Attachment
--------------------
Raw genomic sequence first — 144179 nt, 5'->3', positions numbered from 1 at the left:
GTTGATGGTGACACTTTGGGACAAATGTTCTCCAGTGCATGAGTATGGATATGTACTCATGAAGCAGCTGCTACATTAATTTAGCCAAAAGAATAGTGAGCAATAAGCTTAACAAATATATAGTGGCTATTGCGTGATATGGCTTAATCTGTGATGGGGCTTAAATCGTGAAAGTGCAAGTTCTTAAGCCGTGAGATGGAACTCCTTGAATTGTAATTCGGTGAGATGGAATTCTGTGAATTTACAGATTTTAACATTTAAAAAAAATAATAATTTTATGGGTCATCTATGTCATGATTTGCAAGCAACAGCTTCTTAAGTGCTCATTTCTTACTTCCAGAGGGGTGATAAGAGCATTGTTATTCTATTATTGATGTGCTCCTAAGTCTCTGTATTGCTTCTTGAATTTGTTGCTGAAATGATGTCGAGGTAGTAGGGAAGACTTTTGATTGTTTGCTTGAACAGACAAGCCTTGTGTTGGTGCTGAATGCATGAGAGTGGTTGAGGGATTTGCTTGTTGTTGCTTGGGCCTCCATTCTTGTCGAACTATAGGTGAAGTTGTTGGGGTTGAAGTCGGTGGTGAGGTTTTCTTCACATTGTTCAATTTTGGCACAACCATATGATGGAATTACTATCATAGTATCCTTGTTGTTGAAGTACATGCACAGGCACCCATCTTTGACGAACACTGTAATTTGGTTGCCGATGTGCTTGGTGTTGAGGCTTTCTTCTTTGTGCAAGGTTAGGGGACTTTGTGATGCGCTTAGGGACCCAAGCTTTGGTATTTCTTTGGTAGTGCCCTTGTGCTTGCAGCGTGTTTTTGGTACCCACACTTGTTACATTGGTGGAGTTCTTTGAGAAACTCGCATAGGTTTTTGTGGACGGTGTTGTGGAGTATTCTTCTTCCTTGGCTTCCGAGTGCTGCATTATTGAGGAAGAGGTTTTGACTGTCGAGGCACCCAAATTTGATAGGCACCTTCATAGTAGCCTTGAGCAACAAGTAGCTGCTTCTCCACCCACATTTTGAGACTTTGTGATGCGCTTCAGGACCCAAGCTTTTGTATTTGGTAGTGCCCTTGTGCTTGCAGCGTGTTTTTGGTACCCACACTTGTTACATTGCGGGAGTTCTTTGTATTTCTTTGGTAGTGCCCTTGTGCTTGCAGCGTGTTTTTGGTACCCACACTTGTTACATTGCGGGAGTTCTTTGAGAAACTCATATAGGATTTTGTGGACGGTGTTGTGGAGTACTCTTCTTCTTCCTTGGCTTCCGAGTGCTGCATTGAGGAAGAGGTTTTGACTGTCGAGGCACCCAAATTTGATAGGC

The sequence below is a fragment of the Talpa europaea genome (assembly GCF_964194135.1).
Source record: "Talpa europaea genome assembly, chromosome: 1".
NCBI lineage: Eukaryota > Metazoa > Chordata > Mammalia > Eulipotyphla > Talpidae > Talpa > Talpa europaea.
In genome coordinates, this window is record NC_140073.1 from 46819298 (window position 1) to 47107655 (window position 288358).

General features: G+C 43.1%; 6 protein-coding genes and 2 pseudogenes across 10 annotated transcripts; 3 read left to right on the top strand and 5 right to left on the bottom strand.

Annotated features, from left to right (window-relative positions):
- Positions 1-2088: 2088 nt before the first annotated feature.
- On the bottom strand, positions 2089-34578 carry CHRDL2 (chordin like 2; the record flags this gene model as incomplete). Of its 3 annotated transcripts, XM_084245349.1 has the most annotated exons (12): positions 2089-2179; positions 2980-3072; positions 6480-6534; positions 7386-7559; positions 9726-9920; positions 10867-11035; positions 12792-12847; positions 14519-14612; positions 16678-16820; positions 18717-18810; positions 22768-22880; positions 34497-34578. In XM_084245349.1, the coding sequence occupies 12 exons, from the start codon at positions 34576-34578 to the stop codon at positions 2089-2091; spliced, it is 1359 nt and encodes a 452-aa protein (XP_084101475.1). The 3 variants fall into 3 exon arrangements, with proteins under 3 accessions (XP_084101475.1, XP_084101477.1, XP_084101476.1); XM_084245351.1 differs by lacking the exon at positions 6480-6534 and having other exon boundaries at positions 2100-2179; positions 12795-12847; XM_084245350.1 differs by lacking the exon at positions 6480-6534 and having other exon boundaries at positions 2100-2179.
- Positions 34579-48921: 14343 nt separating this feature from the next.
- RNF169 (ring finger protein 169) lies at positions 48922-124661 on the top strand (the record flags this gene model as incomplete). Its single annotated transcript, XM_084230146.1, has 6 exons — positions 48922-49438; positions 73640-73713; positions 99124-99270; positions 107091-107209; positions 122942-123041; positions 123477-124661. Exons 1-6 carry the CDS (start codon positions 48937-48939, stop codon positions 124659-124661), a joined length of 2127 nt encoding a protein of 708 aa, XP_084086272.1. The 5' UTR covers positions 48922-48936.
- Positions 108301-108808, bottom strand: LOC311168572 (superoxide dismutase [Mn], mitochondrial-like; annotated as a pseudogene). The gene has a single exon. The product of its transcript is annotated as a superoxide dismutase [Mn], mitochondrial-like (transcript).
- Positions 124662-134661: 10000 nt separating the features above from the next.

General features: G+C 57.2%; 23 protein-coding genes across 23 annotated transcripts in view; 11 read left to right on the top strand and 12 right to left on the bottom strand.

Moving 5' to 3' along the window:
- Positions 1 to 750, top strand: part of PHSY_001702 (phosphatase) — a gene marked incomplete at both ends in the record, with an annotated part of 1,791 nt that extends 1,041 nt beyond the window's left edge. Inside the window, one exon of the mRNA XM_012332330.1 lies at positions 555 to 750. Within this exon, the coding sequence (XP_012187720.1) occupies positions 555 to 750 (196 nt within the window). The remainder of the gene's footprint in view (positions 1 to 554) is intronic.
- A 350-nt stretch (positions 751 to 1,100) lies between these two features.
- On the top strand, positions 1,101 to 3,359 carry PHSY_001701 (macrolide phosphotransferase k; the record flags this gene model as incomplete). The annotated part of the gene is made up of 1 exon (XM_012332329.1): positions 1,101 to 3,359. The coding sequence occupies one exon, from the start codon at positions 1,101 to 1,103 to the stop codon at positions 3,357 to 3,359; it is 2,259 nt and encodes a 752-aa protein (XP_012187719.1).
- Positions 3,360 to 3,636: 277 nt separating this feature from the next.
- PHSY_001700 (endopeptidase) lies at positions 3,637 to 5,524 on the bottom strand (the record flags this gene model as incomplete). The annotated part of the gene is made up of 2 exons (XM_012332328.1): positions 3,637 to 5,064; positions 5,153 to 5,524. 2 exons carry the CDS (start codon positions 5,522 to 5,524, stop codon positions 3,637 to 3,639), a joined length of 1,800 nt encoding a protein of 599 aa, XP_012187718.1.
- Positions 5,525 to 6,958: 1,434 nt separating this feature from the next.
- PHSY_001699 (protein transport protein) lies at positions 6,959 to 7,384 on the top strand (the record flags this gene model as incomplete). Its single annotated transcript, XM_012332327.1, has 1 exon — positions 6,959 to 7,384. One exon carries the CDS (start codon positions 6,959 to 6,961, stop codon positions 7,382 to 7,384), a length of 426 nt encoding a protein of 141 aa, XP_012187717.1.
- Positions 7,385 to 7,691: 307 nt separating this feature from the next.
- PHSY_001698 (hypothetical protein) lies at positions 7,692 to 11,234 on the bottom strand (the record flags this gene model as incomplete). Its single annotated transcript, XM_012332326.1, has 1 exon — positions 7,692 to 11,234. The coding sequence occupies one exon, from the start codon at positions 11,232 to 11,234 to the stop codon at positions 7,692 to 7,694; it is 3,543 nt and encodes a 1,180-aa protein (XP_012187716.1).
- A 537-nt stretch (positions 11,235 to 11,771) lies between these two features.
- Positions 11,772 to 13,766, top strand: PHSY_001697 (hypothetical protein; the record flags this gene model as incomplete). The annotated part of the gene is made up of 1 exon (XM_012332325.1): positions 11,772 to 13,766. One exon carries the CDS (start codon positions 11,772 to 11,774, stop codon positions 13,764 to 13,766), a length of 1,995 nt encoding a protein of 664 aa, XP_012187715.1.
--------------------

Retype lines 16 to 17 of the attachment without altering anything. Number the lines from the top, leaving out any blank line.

Moving 5' to 3' along the window:
- Positions 1 to 750, top strand: part of PHSY_001702 (phosphatase) — a gene marked incomplete at both ends in the record, with an annotated part of 1,791 nt that extends 1,041 nt beyond the window's left edge. Inside the window, one exon of the mRNA XM_012332330.1 lies at positions 555 to 750. Within this exon, the coding sequence (XP_012187720.1) occupies positions 555 to 750 (196 nt within the window). The remainder of the gene's footprint in view (positions 1 to 554) is intronic.